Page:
When I was in elementary school in the early 1970s, my mama was one of the few moms who worked. (She was also one of the even fewer divorced women in our small town, but that is a subject for another essay.) Although I was proud of my mama for having a job as a secretary (because, obviously, what other employment was available for women in the 60s and 70s?), I was admittedly a bit envious of the girls whose moms were at home at the end of the school day, those moms who had the coveted titles of “grade mothers,” who helped with class parties and whatnot, the moms who picked their children up from school and undoubtedly had freshly baked cookies awaiting them at home and who sat down at the kitchen table to help them with their homework.
I had my house key in my shoe, relied on a neighbor’s mom for transportation, made my own snack, and did my own homework when I got home.
Don’t get me wrong. I did not dislike my life; I just thought it could be better with a stay-at-home mom at home. (“Stay-at-home mom” was not even a thing back then; the proper word was “housewife,” so technically that doesn’t fit for a divorcee, but you get what I’m saying, right? I was a brat.)
Now that I am retired from my career as a high school English teacher, I am starting to view those housewives/stay-at-home moms a bit differently. When I reminisce about Mrs. Barnes, who was always so sweet and hospitable when her daughter Frances invited me to their house to do homework after school sometimes, our neighbor/carpool driver Mrs. Owens, Mrs. Parramore (whose husband owned a freaking oil company!), and Mrs. Gillette (whose husband was practically famous because of his job at the local recreation department), what I wish I could ask them is…
What in the hell did you do all day??
Having been retired for almost two years now, I am certain I am slowly losing my mind. Even with a part-time jobette (two classes a week) at our local college yes, I am still Losing. My. Mind. Granted, educating (and entertaining) sixty cell-phone addicted teenagers a day and having only seventeen minutes to eat lunch (much less to find time to pee!) had its challenges, but Lord. I was writing letters of recommendation galore to get those kids admitted to prestigious colleges. I was adding to their repertoire of knowledge by discussing LITERATURE that opened their minds to some real life stuff. We were discussing issues like the subjugation of women in The Handmaid’s Tale and iambic pentameter in Robert Frost’s poetry. I was helping them make crucial life decisions like what major to pursue in college, which prom dress to buy, and what their Instagram caption should be. I was teaching them how to use a comma after an introductory subordinate clause. I was changing lives, do you hear me?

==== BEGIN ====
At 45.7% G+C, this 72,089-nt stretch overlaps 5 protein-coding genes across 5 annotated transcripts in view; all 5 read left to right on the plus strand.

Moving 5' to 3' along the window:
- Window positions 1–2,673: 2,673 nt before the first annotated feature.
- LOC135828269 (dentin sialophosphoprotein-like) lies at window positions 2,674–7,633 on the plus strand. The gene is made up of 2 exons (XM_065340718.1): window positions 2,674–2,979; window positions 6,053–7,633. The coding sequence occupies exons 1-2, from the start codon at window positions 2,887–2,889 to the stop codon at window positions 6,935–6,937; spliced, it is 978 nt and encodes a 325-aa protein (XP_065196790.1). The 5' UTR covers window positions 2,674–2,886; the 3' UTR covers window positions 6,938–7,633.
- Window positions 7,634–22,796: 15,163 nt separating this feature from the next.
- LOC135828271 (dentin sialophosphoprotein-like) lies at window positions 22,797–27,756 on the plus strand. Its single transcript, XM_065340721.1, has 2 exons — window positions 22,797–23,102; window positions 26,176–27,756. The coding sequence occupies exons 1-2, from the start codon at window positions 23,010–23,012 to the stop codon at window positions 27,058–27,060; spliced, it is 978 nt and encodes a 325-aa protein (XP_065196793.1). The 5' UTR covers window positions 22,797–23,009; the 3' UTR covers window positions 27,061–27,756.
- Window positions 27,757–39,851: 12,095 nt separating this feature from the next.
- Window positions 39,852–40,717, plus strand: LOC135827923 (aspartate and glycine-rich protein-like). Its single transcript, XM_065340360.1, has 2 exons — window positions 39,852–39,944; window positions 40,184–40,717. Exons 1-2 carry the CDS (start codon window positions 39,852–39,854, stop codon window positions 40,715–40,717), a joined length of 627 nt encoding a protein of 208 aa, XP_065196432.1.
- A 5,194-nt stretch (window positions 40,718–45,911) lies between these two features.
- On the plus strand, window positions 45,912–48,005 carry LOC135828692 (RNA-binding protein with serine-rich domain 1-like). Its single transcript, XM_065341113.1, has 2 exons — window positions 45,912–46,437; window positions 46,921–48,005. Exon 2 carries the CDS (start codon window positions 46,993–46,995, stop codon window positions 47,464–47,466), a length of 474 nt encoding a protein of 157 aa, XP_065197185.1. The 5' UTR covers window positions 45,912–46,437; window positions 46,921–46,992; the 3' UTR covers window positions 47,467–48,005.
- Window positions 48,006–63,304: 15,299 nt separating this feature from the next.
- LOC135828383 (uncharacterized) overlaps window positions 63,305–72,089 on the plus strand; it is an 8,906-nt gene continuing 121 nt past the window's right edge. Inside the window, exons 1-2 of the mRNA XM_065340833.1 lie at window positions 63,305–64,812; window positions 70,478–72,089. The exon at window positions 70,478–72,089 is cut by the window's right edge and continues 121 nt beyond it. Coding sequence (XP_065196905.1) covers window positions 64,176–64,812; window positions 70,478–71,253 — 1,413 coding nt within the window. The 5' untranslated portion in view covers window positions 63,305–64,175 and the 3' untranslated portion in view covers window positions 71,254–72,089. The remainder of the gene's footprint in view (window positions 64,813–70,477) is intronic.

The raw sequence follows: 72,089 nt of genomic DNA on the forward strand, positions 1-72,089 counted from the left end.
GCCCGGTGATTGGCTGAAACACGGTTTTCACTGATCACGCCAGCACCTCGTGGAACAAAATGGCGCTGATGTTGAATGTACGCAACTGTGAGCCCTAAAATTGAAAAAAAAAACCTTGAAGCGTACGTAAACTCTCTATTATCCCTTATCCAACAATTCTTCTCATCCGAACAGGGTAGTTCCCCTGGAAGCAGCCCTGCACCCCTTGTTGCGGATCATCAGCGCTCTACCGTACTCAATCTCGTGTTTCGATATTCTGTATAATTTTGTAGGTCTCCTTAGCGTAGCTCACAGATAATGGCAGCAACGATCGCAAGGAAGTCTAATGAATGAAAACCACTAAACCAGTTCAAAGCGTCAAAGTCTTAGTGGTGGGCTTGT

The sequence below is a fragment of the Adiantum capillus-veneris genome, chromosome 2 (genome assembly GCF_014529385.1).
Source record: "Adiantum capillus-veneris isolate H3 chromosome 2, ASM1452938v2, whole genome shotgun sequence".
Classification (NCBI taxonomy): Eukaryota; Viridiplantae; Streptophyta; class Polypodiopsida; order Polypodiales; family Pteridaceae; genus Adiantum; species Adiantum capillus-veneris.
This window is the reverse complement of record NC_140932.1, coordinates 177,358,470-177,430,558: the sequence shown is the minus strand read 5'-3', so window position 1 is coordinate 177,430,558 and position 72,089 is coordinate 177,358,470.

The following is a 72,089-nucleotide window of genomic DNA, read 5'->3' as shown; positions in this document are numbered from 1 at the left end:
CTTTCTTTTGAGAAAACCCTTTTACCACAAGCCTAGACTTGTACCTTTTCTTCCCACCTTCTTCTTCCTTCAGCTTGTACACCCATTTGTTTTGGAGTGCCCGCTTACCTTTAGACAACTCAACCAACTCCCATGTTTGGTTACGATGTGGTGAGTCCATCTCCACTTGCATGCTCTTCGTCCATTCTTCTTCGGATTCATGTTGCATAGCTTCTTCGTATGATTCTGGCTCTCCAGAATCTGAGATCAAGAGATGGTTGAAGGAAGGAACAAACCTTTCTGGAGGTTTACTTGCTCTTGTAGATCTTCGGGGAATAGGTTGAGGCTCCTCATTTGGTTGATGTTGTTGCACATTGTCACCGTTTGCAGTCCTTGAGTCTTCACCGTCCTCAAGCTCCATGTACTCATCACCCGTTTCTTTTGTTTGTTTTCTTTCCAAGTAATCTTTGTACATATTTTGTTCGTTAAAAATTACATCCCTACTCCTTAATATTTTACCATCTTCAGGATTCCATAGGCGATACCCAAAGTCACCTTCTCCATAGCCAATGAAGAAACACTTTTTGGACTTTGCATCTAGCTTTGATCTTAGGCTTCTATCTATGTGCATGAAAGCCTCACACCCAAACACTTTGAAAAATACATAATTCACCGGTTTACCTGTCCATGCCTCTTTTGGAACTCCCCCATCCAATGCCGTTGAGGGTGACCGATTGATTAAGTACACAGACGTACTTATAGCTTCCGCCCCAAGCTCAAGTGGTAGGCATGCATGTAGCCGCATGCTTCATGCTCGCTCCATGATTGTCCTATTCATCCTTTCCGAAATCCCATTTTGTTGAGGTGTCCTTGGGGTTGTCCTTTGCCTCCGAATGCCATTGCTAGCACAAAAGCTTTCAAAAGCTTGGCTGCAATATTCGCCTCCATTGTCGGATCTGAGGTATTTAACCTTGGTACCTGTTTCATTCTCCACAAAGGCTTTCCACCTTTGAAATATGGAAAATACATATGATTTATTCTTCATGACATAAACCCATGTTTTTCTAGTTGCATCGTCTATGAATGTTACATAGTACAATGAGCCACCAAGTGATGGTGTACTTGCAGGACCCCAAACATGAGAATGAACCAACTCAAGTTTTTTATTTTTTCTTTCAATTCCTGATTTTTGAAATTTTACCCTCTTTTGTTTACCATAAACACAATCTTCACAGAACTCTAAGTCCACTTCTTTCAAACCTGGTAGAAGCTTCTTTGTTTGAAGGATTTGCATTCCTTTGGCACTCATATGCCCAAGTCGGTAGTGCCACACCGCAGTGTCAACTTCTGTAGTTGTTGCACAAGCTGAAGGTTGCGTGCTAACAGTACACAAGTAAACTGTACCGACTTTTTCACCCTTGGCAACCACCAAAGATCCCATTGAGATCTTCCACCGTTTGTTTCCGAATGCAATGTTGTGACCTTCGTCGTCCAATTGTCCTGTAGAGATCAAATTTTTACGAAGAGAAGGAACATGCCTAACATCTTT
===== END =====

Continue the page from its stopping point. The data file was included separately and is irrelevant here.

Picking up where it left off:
Now I find myself talking to Alexa. (And since all the suggestions on Twitter that Alexa records everything we say anyway, I think she actually listens to me, which could be nice if I am really feeling lonely but creepy nonetheless).
Now I have time to look for hairstyles on Pinterest, and that little confession is not something I am proud of, y’all. Now I get my nails done — A LOT. True, I know some women have done that forever, but to me, getting my nails done was #1 – a luxury for rich people only and #2 – waste of time when you have sixty freaking essays to grade in one night. I would never be one of those women who went to nail salons, for Heaven’s sakes. I was too busy.
I have MOPPED my kitchen floor almost every single day this week. Is that even normal? I have ordered so many household ideas from Amazon and Wayfair that the delivery people probably know my dogs’ names as well as mine. The other day I was using this admittedly amazing cleaning product called Bee’s Wax and found myself thinking, “Wow, I should tell people about this product!” and then had this little epiphany, “Oh My God. I have become one of THOSE women, those women who measure their worth by their hairstyle, their clean house, their nail color.” (Well, that may be a little harsh because it is perfectly okay to love Keratin hair and Essie’s Winning Streak nail polish, but getting on my hands and knees to clean the floors more than once a year before people come for Christmas seems a bit obsessive compulsive to me. I mean, really, is there anything wrong with seeing our two dogs’ footprints on the hardwood?)